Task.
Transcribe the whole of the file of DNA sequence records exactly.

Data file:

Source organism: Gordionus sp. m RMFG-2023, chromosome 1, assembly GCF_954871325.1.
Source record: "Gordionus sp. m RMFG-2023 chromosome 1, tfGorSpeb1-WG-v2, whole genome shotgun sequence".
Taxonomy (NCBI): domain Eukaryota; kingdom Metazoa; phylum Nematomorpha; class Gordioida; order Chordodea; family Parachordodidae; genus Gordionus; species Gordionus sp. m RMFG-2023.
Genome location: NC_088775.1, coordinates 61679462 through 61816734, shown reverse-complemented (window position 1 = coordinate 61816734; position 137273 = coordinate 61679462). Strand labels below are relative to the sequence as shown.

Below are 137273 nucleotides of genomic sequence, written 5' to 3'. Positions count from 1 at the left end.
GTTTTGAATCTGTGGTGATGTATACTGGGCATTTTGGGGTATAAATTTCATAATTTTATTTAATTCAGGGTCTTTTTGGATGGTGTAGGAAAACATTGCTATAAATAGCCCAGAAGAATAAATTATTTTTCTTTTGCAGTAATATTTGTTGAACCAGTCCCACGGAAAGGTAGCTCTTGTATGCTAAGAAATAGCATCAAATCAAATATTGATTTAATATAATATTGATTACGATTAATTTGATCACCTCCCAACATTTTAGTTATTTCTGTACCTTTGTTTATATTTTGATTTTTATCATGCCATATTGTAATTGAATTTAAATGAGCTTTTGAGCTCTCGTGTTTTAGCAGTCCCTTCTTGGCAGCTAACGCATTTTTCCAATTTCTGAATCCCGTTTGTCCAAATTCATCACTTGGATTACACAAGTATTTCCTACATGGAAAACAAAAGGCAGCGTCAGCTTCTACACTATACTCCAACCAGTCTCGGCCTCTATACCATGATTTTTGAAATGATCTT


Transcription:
Source organism: Gordionus sp. m RMFG-2023, chromosome 1, assembly GCF_954871325.1.
Source record: "Gordionus sp. m RMFG-2023 chromosome 1, tfGorSpeb1-WG-v2, whole genome shotgun sequence".
Taxonomy (NCBI): domain Eukaryota; kingdom Metazoa; phylum Nematomorpha; class Gordioida; order Chordodea; family Parachordodidae; genus Gordionus; species Gordionus sp. m RMFG-2023.
Genome location: NC_088775.1, coordinates 61679462 through 61816734, shown reverse-complemented (window position 1 = coordinate 61816734; position 137273 = coordinate 61679462). Strand labels below are relative to the sequence as shown.

Below are 137273 nucleotides of genomic sequence, written 5' to 3'. Positions count from 1 at the left end.
GTTTTGAATCTGTGGTGATGTATACTGGGCATTTTGGGGTATAAATTTCATAATTTTATTTAATTCAGGGTCTTTTTGGATGGTGTAGGAAAACATTGCTATAAATAGCCCAGAAGAATAAATTATTTTTCTTTTGCAGTAATATTTGTTGAACCAGTCCCACGGAAAGGTAGCTCTTGTATGCTAAGAAATAGCATCAAATCAAATATTGATTTAATATAATATTGATTACGATTAATTTGATCACCTCCCAACATTTTAGTTATTTCTGTACCTTTGTTTATATTTTGATTTTTATCATGCCATATTGTAATTGAATTTAAATGAGCTTTTGAGCTCTCGTGTTTTAGCAGTCCCTTCTTGGCAGCTAACGCATTTTTCCAATTTCTGAATCCCGTTTGTCCAAATTCATCACTTGGATTACACAAGTATTTCCTACATGGAAAACAAAAGGCAGCGTCAGCTTCTACACTATACTCCAACCAGTCTCGGCCTCTATACCATGATTTTTGAAATGATCTT